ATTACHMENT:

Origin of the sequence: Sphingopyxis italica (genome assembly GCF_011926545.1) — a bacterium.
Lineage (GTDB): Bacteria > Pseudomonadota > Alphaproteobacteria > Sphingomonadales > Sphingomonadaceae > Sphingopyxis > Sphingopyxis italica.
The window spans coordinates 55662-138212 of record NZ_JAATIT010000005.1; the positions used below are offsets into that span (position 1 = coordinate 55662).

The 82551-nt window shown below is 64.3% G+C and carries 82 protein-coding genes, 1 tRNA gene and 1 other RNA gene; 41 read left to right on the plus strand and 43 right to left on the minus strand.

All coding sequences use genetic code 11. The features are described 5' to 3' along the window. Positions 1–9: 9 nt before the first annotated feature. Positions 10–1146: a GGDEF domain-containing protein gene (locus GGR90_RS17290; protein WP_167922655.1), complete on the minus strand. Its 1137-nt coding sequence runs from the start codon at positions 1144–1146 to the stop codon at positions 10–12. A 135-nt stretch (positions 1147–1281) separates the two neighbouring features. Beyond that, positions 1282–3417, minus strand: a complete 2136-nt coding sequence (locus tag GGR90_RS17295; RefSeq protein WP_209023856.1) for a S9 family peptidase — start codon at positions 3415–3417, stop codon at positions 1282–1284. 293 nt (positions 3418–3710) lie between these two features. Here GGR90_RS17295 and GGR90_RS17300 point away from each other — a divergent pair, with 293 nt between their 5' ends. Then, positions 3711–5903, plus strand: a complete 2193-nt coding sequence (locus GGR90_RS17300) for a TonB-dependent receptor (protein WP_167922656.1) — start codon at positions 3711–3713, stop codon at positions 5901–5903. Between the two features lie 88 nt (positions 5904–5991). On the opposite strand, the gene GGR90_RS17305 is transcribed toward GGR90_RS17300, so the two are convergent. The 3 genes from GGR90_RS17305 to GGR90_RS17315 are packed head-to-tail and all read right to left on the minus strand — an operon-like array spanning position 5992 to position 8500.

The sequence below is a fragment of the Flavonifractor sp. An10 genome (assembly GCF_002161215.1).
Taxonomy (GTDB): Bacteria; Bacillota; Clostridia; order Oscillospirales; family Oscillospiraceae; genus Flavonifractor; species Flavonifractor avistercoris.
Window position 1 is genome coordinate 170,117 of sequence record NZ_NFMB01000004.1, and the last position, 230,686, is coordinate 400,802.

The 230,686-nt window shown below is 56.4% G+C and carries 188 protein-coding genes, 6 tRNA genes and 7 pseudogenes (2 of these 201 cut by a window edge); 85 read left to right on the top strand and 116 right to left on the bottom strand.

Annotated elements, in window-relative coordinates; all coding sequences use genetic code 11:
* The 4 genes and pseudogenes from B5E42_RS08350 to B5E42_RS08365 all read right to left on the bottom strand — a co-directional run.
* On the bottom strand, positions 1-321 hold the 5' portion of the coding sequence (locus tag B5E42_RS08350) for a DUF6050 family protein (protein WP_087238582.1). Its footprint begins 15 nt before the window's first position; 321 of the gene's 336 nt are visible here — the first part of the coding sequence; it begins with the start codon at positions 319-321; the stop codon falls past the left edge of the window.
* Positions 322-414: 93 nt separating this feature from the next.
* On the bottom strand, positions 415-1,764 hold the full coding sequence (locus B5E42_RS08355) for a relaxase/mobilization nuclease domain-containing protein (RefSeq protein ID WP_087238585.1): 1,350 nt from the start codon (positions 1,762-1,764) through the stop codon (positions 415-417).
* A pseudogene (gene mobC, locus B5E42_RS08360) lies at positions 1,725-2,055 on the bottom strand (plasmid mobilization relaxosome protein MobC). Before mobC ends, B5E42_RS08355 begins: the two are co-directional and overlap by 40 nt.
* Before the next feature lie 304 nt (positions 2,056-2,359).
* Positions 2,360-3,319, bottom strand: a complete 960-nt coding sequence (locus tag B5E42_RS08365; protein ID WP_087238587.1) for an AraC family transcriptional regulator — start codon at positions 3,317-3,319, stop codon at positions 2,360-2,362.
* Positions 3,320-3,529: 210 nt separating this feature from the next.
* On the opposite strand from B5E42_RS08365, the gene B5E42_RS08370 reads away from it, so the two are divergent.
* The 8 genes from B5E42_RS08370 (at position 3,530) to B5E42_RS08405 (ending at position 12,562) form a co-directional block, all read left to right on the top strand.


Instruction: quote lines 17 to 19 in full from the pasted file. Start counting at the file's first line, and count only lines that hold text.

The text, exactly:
* Positions 2,360-3,319, bottom strand: a complete 960-nt coding sequence (locus tag B5E42_RS08365; protein ID WP_087238587.1) for an AraC family transcriptional regulator — start codon at positions 3,317-3,319, stop codon at positions 2,360-2,362.
* Positions 3,320-3,529: 210 nt separating this feature from the next.
* On the opposite strand from B5E42_RS08365, the gene B5E42_RS08370 reads away from it, so the two are divergent.